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Need advice on drum recording interface

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By PegasusC, Junior Member on 13th January 2020, 02:33 PM
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Hello everyone.
I started a trio rock band and after months of practice, we are finally ready to make our first record. We decided to do this on our own, literally in my basement, and we currently have all the equipment except the recording interface. I managed to find some information, now I need only to pick one. Which one would you suggest from this list? As far as I know, recording drums is pretty tricky compared to guitar and bass, for example. Any advice is appreciated.
14th January 2020, 12:18 AM |#2  
Deaddpool's Avatar
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I'm partial to this from your list, https://aax-us-east.amazon-adsystem....ogi&th=1&psc=1

But maybe a bit more expensive one, you do get what you pay for, and it seems kinda cheap.

I'm a fan of all the knobs! Lol. When I was younger we did a lot of recording on only a 4 track. We'd usually do a basic drum 1 mic recording, along with usually the rythem guitar and bass. Then flip those 3 tracks into one track once they were done perfectly. Then we'd have 2 mics on the drum for another take, flip that onto 1 after. Then lead guitar, and vocal. Boom! 4 tracks.

With 8 tracks though, it would be much easier and more mics available for drums in one take, instead of 2 or 3 drum tracks over multiple takes. (if that makes sense)

That's just my old school thoughts. I don't know much about those other machines and PC interfaces. To me, rock should stay as low tech as possible! Lol

Edit: Something like this would be pretty sweet! (not necessarily this exact one, or brand, but something similar) https://www.amazon.ca/Zoom-R8-Multit...8-3&th=1&psc=1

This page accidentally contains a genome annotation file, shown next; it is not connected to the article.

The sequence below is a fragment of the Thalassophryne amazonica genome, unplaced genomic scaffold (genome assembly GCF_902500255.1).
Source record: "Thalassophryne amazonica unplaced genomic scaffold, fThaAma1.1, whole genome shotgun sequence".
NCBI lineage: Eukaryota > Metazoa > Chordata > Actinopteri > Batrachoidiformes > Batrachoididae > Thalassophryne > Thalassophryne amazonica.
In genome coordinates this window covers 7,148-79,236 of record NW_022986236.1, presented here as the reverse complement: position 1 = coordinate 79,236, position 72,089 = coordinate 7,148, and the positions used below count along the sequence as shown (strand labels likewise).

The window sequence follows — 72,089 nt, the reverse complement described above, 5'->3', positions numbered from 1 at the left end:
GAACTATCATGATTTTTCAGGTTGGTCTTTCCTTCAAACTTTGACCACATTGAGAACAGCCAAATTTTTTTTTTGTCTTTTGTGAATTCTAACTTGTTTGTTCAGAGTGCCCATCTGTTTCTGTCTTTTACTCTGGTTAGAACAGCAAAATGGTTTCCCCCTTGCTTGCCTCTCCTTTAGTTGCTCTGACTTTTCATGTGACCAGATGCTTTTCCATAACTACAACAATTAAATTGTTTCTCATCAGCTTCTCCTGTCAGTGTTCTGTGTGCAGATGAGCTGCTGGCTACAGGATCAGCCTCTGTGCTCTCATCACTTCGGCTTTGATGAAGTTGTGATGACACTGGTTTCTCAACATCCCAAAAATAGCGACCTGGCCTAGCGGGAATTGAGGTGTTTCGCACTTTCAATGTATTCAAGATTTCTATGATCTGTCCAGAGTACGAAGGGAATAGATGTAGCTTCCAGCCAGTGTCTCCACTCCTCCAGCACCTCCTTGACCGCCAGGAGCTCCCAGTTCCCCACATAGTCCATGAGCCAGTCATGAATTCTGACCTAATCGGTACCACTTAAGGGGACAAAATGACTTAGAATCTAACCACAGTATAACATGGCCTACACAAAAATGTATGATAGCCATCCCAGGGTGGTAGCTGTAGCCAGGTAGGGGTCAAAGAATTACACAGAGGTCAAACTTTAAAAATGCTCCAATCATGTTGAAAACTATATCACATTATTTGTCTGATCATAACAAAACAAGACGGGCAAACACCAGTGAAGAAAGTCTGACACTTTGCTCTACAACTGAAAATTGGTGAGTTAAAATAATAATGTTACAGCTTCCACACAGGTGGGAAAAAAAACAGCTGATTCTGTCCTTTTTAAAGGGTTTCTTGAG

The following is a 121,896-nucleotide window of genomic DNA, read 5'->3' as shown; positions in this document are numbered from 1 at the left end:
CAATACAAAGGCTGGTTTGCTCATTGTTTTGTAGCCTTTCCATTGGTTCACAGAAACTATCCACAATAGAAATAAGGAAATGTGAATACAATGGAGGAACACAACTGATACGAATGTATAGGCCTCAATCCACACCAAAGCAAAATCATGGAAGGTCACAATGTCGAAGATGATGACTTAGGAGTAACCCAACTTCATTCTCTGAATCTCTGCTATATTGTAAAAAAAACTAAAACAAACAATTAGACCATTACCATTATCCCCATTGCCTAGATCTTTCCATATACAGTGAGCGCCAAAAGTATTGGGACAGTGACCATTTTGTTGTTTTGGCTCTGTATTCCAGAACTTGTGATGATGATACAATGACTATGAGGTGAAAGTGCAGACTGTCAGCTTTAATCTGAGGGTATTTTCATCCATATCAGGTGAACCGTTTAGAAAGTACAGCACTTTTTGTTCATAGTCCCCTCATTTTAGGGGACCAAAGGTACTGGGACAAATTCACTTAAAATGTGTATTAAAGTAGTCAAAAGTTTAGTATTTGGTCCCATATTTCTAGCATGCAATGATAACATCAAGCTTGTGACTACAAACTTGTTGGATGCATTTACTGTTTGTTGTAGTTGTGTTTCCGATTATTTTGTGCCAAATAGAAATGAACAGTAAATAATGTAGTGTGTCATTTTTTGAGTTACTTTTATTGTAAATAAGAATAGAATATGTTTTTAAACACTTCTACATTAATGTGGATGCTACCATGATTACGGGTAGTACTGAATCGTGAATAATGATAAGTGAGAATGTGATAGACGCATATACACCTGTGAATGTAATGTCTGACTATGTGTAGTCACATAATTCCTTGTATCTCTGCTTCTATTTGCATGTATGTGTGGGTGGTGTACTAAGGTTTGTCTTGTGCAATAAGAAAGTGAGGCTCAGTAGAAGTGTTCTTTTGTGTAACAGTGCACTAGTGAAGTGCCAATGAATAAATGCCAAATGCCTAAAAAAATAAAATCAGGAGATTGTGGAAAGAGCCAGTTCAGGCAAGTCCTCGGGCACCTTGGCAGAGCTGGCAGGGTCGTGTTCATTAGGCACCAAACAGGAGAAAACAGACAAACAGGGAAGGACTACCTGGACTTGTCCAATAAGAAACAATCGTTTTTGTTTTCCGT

It's a recorder as well, so PC is optional I think. Again, I think! Lol. 16 tracks, with 8 simultaneous inputs, seems good enough for most things!
17th January 2020, 01:42 AM |#3  
TravisBean's Avatar
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Pro Tools is the industry standard. When you use this system you learn a common language used by most recording studios which will help you in the future. (It can get real expensive real fast if you use their dedicated Hardware) https://www.avid.com/audio-recording...hoCWxYQAvD_BwE

Or this dedicated Tascam 16/24-track recorder is a nice semi-professional unit. If you take advantage of all its features and learn how to use them properly you can get very good results at a much cheaper price than Pro Tools.
https://www.sweetwater.com/store/det...E&gclsrc=aw.ds

If you could ever find one of these monster machines from back in the day in good working condition, a Yamaha AW4416 is truly an amazing unit. It has motorized faders that look like the Invisible Man is mixing at the console during playback. It's such a complex unit that I don't think I would take a chance on a used one on the internet unless I was 100% positive that it was in perfect working condition. https://reverb.com/p/yamaha-aw4416-p..._source=google
https://www.youtube.com/watch?v=oI92IUlfKkE
https://www.youtube.com/watch?v=QV-DN8sJbJQ
21st January 2020, 02:56 PM |#4  
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Absolutely amazing for $999. Years ago I paid about $1,400 from my Akai DPS16 and this thing just blows it away!!
Tascam Model 24
https://www.youtube.com/watch?v=Gc0SQaZIVsA
https://www.youtube.com/watch?v=8iGfM7Ip3s8

The Zoom L12 is less cumbersome and perhaps more suited to smaller projects but still packs alot of bang for the buck.
https://www.sweetwater.com/store/det...E&gclsrc=aw.ds
23rd January 2020, 05:48 PM |#5  
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Okay, I guess I didn't read your question carefully enough, however, when I clicked on you're "this list" link it wouldn't work. It's working now and I'd go with the Apogee if you can afford it. I still think the Tascam Model 24 might not be a bad choice considering how many inputs it has, it's flexibility as both a mixer, stand-alone recorder, and the fact that it can double as a USB interface for a Daw.
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